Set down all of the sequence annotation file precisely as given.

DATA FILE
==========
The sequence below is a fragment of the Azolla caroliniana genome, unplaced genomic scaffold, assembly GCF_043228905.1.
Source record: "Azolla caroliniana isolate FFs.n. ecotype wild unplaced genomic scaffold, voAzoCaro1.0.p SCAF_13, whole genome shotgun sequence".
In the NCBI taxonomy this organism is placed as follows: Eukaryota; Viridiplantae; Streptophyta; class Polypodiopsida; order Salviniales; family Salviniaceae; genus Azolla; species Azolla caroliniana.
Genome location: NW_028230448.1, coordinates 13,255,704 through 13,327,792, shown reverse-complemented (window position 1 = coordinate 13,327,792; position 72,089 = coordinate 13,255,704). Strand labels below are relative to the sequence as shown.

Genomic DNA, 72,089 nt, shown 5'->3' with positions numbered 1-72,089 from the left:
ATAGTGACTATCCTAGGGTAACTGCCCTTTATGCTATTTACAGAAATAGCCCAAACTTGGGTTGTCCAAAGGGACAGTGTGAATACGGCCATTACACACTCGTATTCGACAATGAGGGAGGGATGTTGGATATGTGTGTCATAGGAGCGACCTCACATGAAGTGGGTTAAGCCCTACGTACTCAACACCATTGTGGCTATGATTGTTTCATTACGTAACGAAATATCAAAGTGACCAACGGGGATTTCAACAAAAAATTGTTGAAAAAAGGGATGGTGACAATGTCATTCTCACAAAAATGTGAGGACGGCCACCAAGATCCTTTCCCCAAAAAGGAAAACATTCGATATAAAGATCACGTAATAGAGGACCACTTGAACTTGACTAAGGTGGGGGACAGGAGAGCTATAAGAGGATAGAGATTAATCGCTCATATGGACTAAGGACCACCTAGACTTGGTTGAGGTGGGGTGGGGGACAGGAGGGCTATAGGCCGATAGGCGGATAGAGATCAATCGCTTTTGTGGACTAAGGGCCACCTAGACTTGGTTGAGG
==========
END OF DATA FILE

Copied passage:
The sequence below is a fragment of the Azolla caroliniana genome, unplaced genomic scaffold, assembly GCF_043228905.1.
Source record: "Azolla caroliniana isolate FFs.n. ecotype wild unplaced genomic scaffold, voAzoCaro1.0.p SCAF_13, whole genome shotgun sequence".
In the NCBI taxonomy this organism is placed as follows: Eukaryota; Viridiplantae; Streptophyta; class Polypodiopsida; order Salviniales; family Salviniaceae; genus Azolla; species Azolla caroliniana.
Genome location: NW_028230448.1, coordinates 13,255,704 through 13,327,792, shown reverse-complemented (window position 1 = coordinate 13,327,792; position 72,089 = coordinate 13,255,704). Strand labels below are relative to the sequence as shown.

Genomic DNA, 72,089 nt, shown 5'->3' with positions numbered 1-72,089 from the left:
ATAGTGACTATCCTAGGGTAACTGCCCTTTATGCTATTTACAGAAATAGCCCAAACTTGGGTTGTCCAAAGGGACAGTGTGAATACGGCCATTACACACTCGTATTCGACAATGAGGGAGGGATGTTGGATATGTGTGTCATAGGAGCGACCTCACATGAAGTGGGTTAAGCCCTACGTACTCAACACCATTGTGGCTATGATTGTTTCATTACGTAACGAAATATCAAAGTGACCAACGGGGATTTCAACAAAAAATTGTTGAAAAAAGGGATGGTGACAATGTCATTCTCACAAAAATGTGAGGACGGCCACCAAGATCCTTTCCCCAAAAAGGAAAACATTCGATATAAAGATCACGTAATAGAGGACCACTTGAACTTGACTAAGGTGGGGGACAGGAGAGCTATAAGAGGATAGAGATTAATCGCTCATATGGACTAAGGACCACCTAGACTTGGTTGAGGTGGGGTGGGGGACAGGAGGGCTATAGGCCGATAGGCGGATAGAGATCAATCGCTTTTGTGGACTAAGGGCCACCTAGACTTGGTTGAGG